Looking Toward Lent

When we take too much pride in “family churches,” where neat, nuclear families dominate, we risk forgetting what Jesus did on Good Friday. “Family churches,” for all their honoring of family life, may limit the much wider embrace of God’s grace. Some priorities valued in family churches can be hostile to individuals who do not fit middle-class paradigms. They can exclude people Jesus would want us to welcome. The world consists of many persons who have had to take different and often painful roads. The true community Jesus seeks makes space for them all. — Peter Storey, Listening at Golgotha

It is not uncommon in a lot of churches, perhaps rural ones especially, for a particular family to be a dominant force in the life of the congregation. The family may be founding members of the church, pillars in the community. They may have donated a prominent stained glass window or paid for the pulpit or altar—maybe even bankrolled the fellowship hall.

While there is usually a genuine love for the church evident in their actions, sometimes the patriarchs (or, often, matriarchs) of these families can exert a pressure on congregations and on pastors that comes close to manipulation, even intimidation. I know more than a few pastors who have felt defeated and demoralized by the stranglehold that a domineering family has had on their church and its life together.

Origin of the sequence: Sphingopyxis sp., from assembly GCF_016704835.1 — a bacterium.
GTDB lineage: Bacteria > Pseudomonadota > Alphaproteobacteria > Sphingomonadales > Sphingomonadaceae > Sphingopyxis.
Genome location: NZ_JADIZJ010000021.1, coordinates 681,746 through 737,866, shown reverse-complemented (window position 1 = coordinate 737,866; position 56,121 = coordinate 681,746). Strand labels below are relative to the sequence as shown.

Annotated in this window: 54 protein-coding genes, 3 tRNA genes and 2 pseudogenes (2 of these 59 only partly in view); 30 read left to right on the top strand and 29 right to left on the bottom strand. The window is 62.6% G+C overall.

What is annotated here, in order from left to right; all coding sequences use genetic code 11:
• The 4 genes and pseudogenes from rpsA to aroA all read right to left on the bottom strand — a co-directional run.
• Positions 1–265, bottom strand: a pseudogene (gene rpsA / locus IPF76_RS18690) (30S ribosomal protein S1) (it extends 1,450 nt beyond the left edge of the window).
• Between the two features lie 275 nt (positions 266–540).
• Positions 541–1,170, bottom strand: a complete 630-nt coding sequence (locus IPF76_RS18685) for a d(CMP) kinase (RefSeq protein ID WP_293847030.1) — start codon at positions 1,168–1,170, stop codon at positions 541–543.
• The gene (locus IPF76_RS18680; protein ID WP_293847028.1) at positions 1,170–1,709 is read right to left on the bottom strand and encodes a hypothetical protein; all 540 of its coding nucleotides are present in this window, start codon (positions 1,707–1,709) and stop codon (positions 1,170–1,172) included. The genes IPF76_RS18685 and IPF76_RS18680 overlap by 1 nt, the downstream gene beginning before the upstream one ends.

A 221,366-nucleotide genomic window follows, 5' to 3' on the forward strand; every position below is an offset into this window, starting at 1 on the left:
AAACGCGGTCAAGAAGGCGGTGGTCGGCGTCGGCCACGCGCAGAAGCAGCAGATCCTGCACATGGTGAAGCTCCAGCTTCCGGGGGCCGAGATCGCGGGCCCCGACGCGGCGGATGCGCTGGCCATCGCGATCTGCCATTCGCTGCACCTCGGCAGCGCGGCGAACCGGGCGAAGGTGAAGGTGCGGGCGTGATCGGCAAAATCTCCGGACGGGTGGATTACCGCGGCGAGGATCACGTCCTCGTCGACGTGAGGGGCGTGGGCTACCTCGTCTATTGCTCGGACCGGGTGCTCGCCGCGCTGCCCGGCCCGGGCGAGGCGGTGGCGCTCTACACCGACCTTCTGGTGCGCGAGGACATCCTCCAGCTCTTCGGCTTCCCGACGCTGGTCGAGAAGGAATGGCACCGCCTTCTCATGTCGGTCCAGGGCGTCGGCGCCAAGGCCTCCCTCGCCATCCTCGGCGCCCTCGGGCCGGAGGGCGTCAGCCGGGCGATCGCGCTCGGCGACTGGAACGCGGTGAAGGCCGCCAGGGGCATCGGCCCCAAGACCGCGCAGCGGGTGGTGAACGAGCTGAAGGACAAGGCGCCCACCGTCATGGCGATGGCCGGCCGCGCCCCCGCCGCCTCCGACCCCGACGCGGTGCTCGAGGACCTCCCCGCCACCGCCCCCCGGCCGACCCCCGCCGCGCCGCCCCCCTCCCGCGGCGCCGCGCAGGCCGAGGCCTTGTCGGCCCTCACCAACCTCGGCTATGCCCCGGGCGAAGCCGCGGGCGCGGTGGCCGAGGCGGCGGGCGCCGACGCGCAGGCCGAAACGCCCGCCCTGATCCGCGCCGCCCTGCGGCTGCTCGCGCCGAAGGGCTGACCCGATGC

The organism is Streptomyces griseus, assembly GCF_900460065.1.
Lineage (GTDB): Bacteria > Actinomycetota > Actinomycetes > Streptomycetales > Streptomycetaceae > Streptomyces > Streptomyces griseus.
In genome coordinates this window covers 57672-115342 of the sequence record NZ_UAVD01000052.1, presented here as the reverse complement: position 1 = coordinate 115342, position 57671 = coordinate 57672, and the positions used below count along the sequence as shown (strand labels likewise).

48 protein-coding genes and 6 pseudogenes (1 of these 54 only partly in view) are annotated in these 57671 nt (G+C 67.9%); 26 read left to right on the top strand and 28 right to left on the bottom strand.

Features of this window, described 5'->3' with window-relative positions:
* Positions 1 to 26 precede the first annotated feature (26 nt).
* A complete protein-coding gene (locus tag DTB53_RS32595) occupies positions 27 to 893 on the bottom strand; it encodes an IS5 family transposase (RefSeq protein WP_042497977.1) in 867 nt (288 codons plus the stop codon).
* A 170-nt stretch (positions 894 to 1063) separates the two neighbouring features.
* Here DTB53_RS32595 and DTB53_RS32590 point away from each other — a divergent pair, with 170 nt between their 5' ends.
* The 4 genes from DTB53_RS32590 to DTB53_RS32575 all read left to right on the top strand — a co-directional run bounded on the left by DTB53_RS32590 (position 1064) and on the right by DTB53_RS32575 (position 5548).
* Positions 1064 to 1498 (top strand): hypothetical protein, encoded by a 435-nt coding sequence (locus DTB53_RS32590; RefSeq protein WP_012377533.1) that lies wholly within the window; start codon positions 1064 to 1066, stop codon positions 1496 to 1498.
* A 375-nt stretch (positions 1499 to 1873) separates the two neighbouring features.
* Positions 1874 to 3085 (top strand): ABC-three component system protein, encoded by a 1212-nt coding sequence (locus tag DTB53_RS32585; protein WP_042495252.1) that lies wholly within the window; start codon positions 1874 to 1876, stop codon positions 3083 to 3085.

There’s another kind of family dominance that easily insinuates itself into churches—one that Peter Storey alludes to in the quote above. When churches pride themselves on being “family-friendly” congregations, they usually have in mind the typical suburban mom and dad and their soccer-playing children, forgetting or ignoring or dismissing other configurations of family: an elderly widower, a childless couple, a gay or lesbian baby boomer, a middle-aged divorcée. When family-friendly churches talk about family, these are generally not the people they mean; these are not the demographics they target.

But more than that, an emphasis on the neat, discrete nuclear family, misses the foundational point of baptism and of the Christian life in general: that through the cross of Christ, a new kind of family has been formed. We are no longer identified primarily by biological ties, but by the bonds of love that link us one to other, across time and space, as members of Christ’s body, God’s own family. This love is without partiality because its source is the Trinitarian love-in-communion that transcends every exclusiveness. It is not a love that we muster on our own power through will or personal resolve; it is a love imputed to us and efficacious through us. We are its vessels, not its wellspring.

The journey through Lent—the forty-day pilgrimage of prayer and penitence, discipline and discovery—is a journey toward this Love made known in the suffering death of Jesus of Nazareth who, when he stretched out his arms on the cross, embraced the whole world. Without exclusion. Without exception. He made family of us all.

The cross we will travel toward in Lent is that most palpable reminder that Jesus, our brother, has made us all kin.

(Origianlly published Tuesday, January 22, 2008)

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